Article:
Pakistan is in political turmoil yet again.
Walk into Islamabad's city center and you will find charged crowds of as many as 70,000 people demanding Prime Minister Nawaz Sharif's resignation from office.
These protestors are part of two different sit-ins. One is led by Muhammad Tahir-ul-Qadri, a Canadian lawyer turned cleric who has a religious cult following, but no political stake in the Pakistani system, whose total overhaul he has called for. The other protest is far more consequential in that it is driven by Imran Khan, whose Pakistan Tehreek-e-Insaaf party won the second-largest number of votes in Pakistan's 2013 elections and who heads one of the country's provincial governments. His justification for thrusting Pakistan into crisis is that those elections were rigged and thus the government is illegitimate.
But Khan has also rallied his supporters against the government by attacking its inability to resolve key governance challenges such as energy shortfalls, economic disparity, and domestic security. He has also talked about getting rid of the current political system in which he sees no future for the average Pakistani. Like Qadri, Khan's proposals for remedying this remain inchoate; many of his supporters in the urban upper middle class have in fact been disproportionate beneficiaries of the system even as they bemoan its failings. Despite the internal contradictions, Khan's message of a need for profound change for the country, an echo of his core theme in last year's election campaign, continues to resonate.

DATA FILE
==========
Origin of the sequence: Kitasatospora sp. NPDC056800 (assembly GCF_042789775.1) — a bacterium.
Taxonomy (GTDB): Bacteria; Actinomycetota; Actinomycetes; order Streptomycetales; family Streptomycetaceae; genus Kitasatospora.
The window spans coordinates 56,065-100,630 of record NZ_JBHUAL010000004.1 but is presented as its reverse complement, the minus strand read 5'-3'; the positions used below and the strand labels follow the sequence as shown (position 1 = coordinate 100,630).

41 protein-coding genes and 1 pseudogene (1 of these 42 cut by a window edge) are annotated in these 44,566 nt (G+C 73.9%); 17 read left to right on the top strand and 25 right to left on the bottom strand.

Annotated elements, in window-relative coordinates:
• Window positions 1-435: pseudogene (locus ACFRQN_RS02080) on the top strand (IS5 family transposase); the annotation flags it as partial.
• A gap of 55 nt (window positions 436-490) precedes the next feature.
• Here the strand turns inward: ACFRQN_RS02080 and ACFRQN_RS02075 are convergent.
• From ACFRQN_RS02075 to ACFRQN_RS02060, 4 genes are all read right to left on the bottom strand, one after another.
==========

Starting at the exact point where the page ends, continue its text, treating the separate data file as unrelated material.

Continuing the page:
Examine the protests dispassionately and you'll quickly realize that they have no constitutional legs to stand on. For all the talk about electoral rigging, there is no evidence of broad interference with the outcome of last year's results. The government's efforts to use legal loopholes to deny Khan a proper audit of a handful of constituencies notwithstanding, it has not stepped out of line of the constitution, and has no obligation to order new elections.
Qadri's (and Khan's) calls for forcibly resetting the system through a show of street power, on the other hand, are self-evidently unconstitutional. Never mind their dismissive attitudes towards Pakistan's process of democratic transition and consolidation, which has received accolades from around the world. These protests represent way more than a storm in a tea cup.
Tune into Pakistan's all-powerful media, partake in drawing room gossip, or talk to common folk on the street you'll find sympathy with the protestors. The impetus for it comes from the feeling -- from the elite down to the pauper -- that the current system of governance is so corrupted and corroded that it simply can't deliver. The perception is that the ruling elite -- whoever it may be at any given point in time -- are so self-centered and driven by patronage politics that they will never let a fair and transparent system capable of providing for the basic needs of the people prosper.